Greece Exchanges 20.3 Billion Euros of Foreign-Law Bonds

Greece moved closer to concluding the biggest debt restructuring in history by exchanging 20.3 billion euros ($26.7 billion) of bonds issued under foreign law for new securities.

Together with the domestic-law bonds dealt with a month ago, it means that Greece has re-organized 198.6 billion euros of debt, according to a statement on the Finance Ministry website. That’s about 96.6 percent of the 205.5 billion euros of notes eligible for restructuring, the government said.

Prime Minister Lucas Papademos called elections yesterday, stating that his interim government had completed its tasks of carrying out the sovereign debt exchange and securing a 130 billion-euro rescue package designed to stop the economy collapsing. In March, Greece forced holders of sovereign notes issued under domestic law to accept a 53.5 percent cut in the face value of the bonds, wiping about 100 billion euros off what the nation owes.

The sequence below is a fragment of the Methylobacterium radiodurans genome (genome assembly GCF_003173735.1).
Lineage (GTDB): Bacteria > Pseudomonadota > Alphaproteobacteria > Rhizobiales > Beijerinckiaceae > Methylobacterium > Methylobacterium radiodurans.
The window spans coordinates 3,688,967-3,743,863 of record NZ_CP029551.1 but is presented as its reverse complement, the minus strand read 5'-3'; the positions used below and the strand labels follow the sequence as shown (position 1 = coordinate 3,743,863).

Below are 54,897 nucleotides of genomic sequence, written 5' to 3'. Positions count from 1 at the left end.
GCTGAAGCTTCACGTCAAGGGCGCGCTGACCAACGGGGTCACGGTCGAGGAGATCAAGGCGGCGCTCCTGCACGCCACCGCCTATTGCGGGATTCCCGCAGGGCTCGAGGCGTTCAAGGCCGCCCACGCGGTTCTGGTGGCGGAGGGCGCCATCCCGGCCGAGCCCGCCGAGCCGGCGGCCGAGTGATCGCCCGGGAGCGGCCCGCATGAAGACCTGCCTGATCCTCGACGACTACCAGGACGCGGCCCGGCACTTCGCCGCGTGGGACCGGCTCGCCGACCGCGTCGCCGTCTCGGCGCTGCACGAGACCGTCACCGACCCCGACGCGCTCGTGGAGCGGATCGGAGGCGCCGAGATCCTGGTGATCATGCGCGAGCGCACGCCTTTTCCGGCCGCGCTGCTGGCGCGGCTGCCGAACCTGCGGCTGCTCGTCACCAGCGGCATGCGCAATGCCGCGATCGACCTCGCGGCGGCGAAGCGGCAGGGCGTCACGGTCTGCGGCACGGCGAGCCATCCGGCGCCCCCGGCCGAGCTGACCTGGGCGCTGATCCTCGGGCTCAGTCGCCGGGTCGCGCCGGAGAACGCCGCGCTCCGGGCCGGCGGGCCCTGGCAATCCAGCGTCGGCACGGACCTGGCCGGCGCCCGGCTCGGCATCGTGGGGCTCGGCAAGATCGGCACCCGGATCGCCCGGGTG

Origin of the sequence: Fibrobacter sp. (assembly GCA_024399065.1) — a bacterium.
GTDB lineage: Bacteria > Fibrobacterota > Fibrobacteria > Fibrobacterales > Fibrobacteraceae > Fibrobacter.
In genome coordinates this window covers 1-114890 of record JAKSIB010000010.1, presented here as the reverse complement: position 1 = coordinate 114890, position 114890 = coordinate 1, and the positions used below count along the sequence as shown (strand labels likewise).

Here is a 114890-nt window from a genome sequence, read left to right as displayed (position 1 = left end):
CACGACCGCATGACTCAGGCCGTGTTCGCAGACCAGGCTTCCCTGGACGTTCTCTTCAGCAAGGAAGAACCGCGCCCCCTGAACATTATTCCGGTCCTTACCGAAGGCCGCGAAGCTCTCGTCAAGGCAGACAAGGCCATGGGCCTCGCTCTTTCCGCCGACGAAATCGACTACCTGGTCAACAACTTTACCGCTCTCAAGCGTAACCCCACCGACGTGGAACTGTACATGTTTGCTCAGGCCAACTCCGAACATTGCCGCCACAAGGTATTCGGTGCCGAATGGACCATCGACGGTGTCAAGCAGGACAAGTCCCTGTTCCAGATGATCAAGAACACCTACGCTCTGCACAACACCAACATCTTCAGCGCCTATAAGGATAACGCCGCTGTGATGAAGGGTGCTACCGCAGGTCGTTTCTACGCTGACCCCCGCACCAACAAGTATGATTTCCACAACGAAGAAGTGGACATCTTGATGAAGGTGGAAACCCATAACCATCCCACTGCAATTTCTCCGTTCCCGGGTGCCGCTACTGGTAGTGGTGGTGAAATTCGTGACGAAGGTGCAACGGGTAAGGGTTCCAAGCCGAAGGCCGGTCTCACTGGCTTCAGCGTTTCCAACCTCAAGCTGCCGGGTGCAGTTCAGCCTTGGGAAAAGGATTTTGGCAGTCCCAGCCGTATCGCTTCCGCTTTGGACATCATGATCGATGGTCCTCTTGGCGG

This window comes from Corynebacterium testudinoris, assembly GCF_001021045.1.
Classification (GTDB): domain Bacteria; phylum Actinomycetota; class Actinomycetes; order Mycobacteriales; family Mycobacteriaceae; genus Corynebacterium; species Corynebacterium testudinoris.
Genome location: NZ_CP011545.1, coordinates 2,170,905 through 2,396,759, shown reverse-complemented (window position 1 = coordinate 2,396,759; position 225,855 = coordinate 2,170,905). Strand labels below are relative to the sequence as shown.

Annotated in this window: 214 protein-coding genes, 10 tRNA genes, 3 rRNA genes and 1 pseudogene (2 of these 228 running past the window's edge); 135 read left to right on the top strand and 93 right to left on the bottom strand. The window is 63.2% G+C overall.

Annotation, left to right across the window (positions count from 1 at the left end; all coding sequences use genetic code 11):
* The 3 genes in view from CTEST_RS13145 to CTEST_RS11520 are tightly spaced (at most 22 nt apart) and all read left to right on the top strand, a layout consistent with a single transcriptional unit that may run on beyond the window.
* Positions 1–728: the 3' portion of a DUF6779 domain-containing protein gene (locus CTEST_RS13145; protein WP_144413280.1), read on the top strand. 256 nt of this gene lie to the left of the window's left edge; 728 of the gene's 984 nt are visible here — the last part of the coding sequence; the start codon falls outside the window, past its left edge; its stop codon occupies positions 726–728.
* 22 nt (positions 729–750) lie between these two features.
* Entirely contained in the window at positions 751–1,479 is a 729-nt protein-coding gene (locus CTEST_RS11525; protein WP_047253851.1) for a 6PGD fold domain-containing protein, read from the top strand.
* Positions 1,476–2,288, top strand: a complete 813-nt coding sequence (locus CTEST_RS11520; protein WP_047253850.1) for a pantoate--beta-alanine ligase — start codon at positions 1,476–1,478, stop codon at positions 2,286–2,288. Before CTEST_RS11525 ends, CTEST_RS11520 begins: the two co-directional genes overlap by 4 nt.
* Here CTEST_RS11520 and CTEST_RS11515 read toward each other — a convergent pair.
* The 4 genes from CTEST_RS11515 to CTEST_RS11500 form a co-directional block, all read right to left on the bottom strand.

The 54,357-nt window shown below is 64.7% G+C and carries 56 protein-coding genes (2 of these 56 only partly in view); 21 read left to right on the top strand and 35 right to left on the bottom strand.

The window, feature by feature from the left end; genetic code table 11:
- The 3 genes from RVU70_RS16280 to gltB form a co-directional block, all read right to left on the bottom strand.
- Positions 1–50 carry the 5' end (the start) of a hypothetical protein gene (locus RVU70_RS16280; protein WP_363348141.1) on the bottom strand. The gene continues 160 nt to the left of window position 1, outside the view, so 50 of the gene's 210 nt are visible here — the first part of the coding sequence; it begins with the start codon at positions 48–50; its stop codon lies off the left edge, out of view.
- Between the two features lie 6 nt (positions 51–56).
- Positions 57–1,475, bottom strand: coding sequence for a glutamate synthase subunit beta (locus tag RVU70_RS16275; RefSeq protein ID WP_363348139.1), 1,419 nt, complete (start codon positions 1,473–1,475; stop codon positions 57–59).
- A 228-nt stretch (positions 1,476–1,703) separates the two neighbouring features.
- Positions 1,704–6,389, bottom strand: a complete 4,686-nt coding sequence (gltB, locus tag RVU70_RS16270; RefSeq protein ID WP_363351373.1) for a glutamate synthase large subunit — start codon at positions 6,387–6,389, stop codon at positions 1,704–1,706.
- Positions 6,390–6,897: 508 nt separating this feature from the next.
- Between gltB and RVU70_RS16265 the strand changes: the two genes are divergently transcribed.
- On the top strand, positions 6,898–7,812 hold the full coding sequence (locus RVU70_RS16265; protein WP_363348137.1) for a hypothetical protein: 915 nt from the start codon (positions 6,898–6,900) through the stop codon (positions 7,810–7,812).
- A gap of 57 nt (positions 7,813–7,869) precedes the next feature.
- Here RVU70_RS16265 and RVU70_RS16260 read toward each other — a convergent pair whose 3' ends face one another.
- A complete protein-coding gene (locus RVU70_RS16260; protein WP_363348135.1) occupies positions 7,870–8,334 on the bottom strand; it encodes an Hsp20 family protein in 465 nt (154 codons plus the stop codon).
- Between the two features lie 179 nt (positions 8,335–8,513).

Greece warned foreign-law holdouts, too, that it will press for debt relief on the remaining securities “in due course.” It extended the deadline for responses to April 20, after which certain sweeteners will no longer be available, according to the Finance Ministry statement, dated yesterday.

Investors in seven series of bonds where negotiations were adjourned have until April 13 to respond.

To contact the reporter on this story: Marcus Bensasson in Athens at mbensasson@bloomberg.net

To contact the editor responsible for this story: Craig Stirling at cstirling1@bloomberg.net

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